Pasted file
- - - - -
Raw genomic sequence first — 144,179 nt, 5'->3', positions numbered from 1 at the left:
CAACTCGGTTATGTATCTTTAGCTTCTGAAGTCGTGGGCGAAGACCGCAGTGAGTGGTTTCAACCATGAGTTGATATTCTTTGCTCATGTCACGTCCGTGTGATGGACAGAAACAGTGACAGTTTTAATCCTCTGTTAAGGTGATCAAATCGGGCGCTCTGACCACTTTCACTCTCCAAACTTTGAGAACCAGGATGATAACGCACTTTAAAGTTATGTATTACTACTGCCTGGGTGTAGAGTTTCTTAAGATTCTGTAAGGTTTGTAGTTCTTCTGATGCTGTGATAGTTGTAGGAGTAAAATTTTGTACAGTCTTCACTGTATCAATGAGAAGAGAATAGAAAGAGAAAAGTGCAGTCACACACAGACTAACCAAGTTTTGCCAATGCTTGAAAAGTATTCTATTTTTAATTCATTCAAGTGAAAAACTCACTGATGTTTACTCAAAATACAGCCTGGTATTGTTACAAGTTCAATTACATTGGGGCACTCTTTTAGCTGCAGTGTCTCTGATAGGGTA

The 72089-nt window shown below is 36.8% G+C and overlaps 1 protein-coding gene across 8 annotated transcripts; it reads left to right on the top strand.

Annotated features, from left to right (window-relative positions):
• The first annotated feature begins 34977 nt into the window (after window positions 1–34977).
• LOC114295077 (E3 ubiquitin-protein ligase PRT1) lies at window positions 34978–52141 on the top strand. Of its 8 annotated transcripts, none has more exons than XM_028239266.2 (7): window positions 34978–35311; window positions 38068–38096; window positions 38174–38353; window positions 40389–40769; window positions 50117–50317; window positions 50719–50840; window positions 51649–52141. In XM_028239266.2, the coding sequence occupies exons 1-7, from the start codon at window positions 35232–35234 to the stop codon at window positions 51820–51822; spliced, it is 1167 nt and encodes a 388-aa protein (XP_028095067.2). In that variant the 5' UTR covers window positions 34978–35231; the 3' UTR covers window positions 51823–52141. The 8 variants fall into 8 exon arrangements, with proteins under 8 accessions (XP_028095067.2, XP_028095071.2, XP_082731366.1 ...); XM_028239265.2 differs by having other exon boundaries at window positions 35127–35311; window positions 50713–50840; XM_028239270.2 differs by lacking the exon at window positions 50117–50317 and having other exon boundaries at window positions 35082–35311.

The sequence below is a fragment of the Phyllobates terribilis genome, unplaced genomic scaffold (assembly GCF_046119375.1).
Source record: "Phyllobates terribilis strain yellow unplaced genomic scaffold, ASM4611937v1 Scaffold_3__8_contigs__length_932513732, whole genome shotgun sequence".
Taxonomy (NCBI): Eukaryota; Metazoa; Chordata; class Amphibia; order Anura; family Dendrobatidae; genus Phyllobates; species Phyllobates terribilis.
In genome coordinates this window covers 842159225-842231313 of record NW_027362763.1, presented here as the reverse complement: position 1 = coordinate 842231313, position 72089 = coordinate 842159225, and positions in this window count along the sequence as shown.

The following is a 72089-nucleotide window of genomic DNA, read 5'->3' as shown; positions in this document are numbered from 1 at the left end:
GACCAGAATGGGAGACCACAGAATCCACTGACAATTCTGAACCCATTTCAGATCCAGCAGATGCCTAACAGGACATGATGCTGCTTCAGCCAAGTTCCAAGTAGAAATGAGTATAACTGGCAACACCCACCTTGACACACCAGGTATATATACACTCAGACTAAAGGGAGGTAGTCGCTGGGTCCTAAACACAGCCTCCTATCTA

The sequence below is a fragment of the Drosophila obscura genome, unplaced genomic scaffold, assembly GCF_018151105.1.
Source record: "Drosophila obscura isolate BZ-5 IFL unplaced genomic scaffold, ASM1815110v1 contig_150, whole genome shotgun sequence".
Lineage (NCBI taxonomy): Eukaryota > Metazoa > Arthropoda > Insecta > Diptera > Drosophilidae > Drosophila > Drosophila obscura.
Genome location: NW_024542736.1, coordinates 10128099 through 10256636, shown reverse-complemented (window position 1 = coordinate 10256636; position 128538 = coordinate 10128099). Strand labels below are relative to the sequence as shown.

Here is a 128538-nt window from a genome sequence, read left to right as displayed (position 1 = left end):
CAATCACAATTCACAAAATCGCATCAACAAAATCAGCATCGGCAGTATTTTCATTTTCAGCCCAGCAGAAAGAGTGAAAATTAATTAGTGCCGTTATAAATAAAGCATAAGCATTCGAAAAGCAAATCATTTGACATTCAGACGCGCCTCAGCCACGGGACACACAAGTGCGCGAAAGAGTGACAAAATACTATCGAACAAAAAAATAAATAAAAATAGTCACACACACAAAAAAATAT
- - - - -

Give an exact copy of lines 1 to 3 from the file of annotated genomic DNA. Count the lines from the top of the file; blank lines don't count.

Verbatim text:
Raw genomic sequence first — 144,179 nt, 5'->3', positions numbered from 1 at the left:
CAACTCGGTTATGTATCTTTAGCTTCTGAAGTCGTGGGCGAAGACCGCAGTGAGTGGTTTCAACCATGAGTTGATATTCTTTGCTCATGTCACGTCCGTGTGATGGACAGAAACAGTGACAGTTTTAATCCTCTGTTAAGGTGATCAAATCGGGCGCTCTGACCACTTTCACTCTCCAAACTTTGAGAACCAGGATGATAACGCACTTTAAAGTTATGTATTACTACTGCCTGGGTGTAGAGTTTCTTAAGATTCTGTAAGGTTTGTAGTTCTTCTGATGCTGTGATAGTTGTAGGAGTAAAATTTTGTACAGTCTTCACTGTATCAATGAGAAGAGAATAGAAAGAGAAAAGTGCAGTCACACACAGACTAACCAAGTTTTGCCAATGCTTGAAAAGTATTCTATTTTTAATTCATTCAAGTGAAAAACTCACTGATGTTTACTCAAAATACAGCCTGGTATTGTTACAAGTTCAATTACATTGGGGCACTCTTTTAGCTGCAGTGTCTCTGATAGGGTA

The 72089-nt window shown below is 36.8% G+C and overlaps 1 protein-coding gene across 8 annotated transcripts; it reads left to right on the top strand.